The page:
There are numerous references, literature, and clinical studies available to support the use of CMA for POC specimens. The most informative references are:

  1. ACOG Committee on Genetics and the Society for Maternal-Fetal Medicine. Committee opinion No. 682. Microarrays and next-generation sequencing technology: The use of advanced genetic diagnostic tools in obstetrics and gynecology. Obstet Gynecol. 2016;128(6):e262-e268. doi:10.1097/AOG.0000000000001817
  2. Armour CM, Dougan SD, Brock JA, et al. Practice guideline: joint CCMG-SOGC recommendations for the use of chromosomal microarray analysis for prenatal diagnosis and assessment of fetal loss in Canada. J Med Genet. 2018;55(4):215-221. doi:10.1136/jmedgenet-2017-105013
  3. Sahoo T, Dzidic N, Strecker MN, et al. Comprehensive genetic analysis of pregnancy loss by chromosomal microarrays: outcomes, benefits, and challenges. Genet Med. 2017;19(1):83-89. doi:10.1038/gim.2016.69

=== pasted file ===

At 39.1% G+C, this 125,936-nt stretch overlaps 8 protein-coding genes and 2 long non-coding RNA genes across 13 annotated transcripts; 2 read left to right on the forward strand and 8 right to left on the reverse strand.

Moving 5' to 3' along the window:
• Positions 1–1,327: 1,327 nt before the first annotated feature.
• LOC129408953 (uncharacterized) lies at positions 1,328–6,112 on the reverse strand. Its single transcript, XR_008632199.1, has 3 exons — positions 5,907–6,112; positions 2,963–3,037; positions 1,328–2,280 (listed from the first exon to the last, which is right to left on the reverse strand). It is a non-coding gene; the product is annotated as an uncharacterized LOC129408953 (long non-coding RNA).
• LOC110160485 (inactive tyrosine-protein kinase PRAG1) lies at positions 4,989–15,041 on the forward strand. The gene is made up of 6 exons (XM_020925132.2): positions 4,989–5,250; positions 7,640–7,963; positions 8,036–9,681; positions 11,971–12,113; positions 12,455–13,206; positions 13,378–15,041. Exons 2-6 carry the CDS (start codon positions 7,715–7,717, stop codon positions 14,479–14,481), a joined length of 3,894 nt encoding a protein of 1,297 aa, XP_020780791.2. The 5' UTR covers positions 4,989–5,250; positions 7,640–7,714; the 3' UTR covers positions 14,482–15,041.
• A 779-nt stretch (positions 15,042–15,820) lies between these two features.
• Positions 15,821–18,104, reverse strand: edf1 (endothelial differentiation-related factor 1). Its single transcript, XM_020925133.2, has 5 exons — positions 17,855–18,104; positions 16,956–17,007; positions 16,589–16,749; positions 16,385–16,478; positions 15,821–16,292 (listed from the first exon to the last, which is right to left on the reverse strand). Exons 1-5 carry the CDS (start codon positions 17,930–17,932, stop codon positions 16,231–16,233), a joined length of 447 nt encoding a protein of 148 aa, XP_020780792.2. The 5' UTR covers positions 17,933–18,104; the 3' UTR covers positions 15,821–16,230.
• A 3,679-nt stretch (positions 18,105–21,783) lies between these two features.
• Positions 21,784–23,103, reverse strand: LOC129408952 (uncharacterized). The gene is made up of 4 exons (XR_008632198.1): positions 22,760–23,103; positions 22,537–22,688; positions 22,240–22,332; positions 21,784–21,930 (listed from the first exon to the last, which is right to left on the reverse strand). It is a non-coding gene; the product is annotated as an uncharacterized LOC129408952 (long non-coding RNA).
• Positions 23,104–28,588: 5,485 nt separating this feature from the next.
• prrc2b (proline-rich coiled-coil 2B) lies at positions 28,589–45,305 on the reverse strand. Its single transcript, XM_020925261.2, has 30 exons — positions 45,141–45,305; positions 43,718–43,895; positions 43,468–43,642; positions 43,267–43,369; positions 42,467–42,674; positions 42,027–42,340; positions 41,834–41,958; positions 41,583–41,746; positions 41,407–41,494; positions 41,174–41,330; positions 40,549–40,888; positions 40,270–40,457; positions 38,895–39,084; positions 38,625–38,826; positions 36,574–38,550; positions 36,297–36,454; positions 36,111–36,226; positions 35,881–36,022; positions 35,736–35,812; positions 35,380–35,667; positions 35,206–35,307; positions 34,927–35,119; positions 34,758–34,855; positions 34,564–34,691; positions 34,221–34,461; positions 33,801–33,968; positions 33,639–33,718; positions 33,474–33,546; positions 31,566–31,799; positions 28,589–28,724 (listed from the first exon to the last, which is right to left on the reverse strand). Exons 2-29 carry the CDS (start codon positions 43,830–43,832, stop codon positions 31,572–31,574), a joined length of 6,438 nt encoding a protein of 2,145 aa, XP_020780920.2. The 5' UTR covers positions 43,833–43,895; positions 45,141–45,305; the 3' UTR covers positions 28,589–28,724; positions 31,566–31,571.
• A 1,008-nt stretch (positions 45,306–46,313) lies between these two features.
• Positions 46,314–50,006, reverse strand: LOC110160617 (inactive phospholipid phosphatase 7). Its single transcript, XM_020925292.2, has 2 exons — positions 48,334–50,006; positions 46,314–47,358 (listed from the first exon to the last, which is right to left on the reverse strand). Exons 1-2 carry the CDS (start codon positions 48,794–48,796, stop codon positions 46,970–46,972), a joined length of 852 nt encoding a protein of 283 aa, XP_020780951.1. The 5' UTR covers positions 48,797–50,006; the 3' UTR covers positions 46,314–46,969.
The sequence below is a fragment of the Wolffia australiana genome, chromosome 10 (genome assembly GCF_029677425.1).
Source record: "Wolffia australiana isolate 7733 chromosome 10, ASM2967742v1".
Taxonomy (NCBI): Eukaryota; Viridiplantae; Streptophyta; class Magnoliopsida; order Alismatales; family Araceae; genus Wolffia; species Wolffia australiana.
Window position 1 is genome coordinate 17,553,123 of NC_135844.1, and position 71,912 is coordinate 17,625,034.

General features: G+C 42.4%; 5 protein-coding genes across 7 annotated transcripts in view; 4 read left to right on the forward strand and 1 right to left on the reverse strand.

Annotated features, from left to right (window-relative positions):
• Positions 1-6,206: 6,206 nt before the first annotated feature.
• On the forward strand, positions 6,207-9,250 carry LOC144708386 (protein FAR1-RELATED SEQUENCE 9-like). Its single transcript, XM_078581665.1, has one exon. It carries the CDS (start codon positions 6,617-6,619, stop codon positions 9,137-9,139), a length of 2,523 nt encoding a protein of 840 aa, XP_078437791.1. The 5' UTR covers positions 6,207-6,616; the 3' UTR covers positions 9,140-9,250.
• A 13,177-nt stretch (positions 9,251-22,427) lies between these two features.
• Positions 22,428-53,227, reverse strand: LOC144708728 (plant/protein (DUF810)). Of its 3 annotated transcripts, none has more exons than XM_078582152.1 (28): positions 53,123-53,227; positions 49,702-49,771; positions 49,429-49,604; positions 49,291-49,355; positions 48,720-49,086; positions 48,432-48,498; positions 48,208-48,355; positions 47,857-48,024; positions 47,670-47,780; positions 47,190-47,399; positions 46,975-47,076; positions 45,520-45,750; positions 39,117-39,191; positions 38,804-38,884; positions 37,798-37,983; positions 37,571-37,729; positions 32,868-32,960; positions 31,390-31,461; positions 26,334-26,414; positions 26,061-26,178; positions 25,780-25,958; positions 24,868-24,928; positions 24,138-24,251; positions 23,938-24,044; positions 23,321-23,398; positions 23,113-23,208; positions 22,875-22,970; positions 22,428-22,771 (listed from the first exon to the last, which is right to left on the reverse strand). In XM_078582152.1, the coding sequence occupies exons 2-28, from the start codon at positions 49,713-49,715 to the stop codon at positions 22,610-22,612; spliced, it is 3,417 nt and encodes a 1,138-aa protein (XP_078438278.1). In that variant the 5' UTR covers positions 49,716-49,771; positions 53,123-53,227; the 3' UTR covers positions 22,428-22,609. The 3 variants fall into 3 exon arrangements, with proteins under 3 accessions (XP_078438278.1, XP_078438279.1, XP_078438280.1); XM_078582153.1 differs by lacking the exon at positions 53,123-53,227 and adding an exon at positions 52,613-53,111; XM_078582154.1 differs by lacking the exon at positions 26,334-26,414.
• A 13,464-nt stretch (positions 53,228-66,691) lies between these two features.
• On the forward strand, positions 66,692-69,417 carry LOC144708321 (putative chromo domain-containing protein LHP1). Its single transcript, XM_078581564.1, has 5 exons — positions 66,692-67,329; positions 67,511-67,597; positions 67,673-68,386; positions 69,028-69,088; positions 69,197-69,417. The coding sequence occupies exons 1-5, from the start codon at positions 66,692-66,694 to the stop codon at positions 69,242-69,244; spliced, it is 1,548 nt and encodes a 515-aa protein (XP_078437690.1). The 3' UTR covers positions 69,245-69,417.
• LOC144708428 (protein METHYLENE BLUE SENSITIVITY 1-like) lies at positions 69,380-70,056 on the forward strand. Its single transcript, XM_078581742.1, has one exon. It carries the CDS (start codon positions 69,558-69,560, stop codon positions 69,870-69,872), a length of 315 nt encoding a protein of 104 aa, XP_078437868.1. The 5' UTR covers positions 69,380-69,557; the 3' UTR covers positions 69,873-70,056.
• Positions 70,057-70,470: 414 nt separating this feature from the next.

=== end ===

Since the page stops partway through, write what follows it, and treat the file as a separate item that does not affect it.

4. Society for Maternal-Fetal Medicine (SMFM). The use of chromosomal microarray for prenatal diagnosis. Am J Obstet Gynecol. 2016;215(4):B2-9. doi:10.1016/j.ajog.2016.07.016
  5. Pauta M, Grande M, Rodriguez-Revenga L, Kolomietz E, Borrell A. Added value of chromosomal microarray analysis over karyotyping in early pregnancy loss: systematic review and meta-analysis. Ultrasound Obstet Gynecol. 2018;51(4)453-462. 10.1002/uog.18929